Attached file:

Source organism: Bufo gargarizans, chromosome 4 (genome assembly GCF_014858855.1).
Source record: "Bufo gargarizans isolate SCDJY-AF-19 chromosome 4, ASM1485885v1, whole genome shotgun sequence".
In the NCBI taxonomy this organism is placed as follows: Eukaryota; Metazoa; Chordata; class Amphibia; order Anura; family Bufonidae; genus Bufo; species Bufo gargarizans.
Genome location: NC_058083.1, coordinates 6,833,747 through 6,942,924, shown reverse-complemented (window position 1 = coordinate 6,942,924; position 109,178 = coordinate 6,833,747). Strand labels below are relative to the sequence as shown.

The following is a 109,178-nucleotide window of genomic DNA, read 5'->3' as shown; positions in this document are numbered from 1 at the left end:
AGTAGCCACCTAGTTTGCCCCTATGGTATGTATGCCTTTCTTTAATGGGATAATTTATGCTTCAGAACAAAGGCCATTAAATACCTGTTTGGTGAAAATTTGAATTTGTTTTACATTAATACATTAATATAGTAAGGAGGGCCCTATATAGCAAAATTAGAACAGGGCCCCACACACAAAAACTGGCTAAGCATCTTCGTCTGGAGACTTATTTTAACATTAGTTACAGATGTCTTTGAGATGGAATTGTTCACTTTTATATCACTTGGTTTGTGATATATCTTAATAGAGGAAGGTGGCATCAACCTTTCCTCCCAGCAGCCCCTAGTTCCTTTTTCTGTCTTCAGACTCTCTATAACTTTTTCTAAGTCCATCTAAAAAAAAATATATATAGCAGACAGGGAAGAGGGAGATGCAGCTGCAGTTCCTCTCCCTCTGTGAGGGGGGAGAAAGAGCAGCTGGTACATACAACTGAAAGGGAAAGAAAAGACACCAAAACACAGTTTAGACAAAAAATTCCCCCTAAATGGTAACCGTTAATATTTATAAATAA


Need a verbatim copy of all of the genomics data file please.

Source organism: Bufo gargarizans, chromosome 4 (genome assembly GCF_014858855.1).
Source record: "Bufo gargarizans isolate SCDJY-AF-19 chromosome 4, ASM1485885v1, whole genome shotgun sequence".
In the NCBI taxonomy this organism is placed as follows: Eukaryota; Metazoa; Chordata; class Amphibia; order Anura; family Bufonidae; genus Bufo; species Bufo gargarizans.
Genome location: NC_058083.1, coordinates 6,833,747 through 6,942,924, shown reverse-complemented (window position 1 = coordinate 6,942,924; position 109,178 = coordinate 6,833,747). Strand labels below are relative to the sequence as shown.

The following is a 109,178-nucleotide window of genomic DNA, read 5'->3' as shown; positions in this document are numbered from 1 at the left end:
AGTAGCCACCTAGTTTGCCCCTATGGTATGTATGCCTTTCTTTAATGGGATAATTTATGCTTCAGAACAAAGGCCATTAAATACCTGTTTGGTGAAAATTTGAATTTGTTTTACATTAATACATTAATATAGTAAGGAGGGCCCTATATAGCAAAATTAGAACAGGGCCCCACACACAAAAACTGGCTAAGCATCTTCGTCTGGAGACTTATTTTAACATTAGTTACAGATGTCTTTGAGATGGAATTGTTCACTTTTATATCACTTGGTTTGTGATATATCTTAATAGAGGAAGGTGGCATCAACCTTTCCTCCCAGCAGCCCCTAGTTCCTTTTTCTGTCTTCAGACTCTCTATAACTTTTTCTAAGTCCATCTAAAAAAAAATATATATAGCAGACAGGGAAGAGGGAGATGCAGCTGCAGTTCCTCTCCCTCTGTGAGGGGGGAGAAAGAGCAGCTGGTACATACAACTGAAAGGGAAAGAAAAGACACCAAAACACAGTTTAGACAAAAAATTCCCCCTAAATGGTAACCGTTAATATTTATAAATAA